After taking a look at this upcoming final and the starting goaltenders, the answer would be a no.
Because if you look at who is left playing that position for the Stanley Cup, Chicago’s Antti Niemi cap hit of $0.827 million and Philadelphia’s Michael Leighton at $0.183 million are at the very bottom of the money-makers.
So what happened to all this high-priced goaltending?
Take a look at the top 26 goaltenders who earned (all 2009-10 cap figures) from a low of $2.2 million (Montreal’s Carey Price and Tampa’s Mike Smith) up to the top two of Henrik Lundqvist ($6.875 million) and Roberto Luongo ($6.75 million). Only 11 made it into the first round of the playoffs.
Of these, only three made it past the second round —Evgeni Nabokov, Marc-Andre Fleury, and Tuukka Rask.
What the two finalists have in common are D-men who are studs, as in Chris Pronger, Brent Seabrook, and Duncan Keith. They can play 30 minutes a game, move the puck quickly out of their own zone, and in Chicago’s case, are more mobile.
With the exception of the ‘Hawks Brian Campbell ($7.14 million), the rest of the defense group's total cost was $12.43M.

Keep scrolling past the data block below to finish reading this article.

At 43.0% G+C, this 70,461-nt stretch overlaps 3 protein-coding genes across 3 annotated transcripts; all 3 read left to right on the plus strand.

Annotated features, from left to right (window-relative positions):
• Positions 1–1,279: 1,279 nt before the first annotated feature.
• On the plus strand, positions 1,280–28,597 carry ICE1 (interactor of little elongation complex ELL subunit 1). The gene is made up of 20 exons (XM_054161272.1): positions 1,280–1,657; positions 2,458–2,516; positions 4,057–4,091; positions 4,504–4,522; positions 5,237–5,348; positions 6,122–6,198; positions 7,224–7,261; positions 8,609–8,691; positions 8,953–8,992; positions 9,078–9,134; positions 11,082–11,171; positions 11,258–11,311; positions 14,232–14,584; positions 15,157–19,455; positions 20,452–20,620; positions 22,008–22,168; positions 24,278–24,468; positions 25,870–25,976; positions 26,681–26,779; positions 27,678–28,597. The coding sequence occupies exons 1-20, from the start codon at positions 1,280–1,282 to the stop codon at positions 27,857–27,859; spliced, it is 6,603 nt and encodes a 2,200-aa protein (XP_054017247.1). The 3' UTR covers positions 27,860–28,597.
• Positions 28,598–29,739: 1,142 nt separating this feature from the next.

Philadelphia spent its money on the back end with Pronger ($6.25 million) and Kimmo Timonen ($6.33 million) gobbling up the majority of the $23.14 million total, and in Pronger’s case, one can see why.
He is a mean piece of business to play against, and maybe the ‘Hawks Dustin Byfuglien will finally have met his match.
But I digress —back to the goalie case.
In the last 20 Stanley Cups, only three goaltenders have won the Conn Smythe Trophy with the most recent being Jean-Sébastien Giguère (Ducks, 2002-03), so if a team is paying the top dollar with the notion that this position will lead you to the coveted Cup, then it isn’t working.
Definitely the position is a key on any team but is it really, if you have built a strong defense around him?
Look at the Red Wings with Chris Osgood ($1.417 million) two seasons ago.
Besides having a strong puck-possession team and gifted offensive forwards, the Wings were anchored by six-time Norris Trophy winner Nicklas Lidstrom and another key gifted D-man, Brian Rafalski.
Yes, last year’s Cup winning goalie Marc-Andre Fleury was at a $5 million mark, but look at the Pittsburgh collection of quality D-men that played in front of him —Sergei Gonchar, Brooks Orpik, Hal Gill, Mark Eaton, Rob Scuderi, etc.
Which brings me back to the question: Does a top-dollar goalie assure you of a Stanley Cup?
Maybe the answer is building a strong defense, adding an adequate goaltender (who doesn’t cost you 8-10 percent of your cap), and using the extra monies in other areas?
So Mr. Gillis —with Chicago or Philadelphia's budget-dollar goaltending about to win a Stanley Cup —do you still think that signing Luongo to a 12-year, $64 million extension was a prudent move, when it’s the defense that needs an overhaul?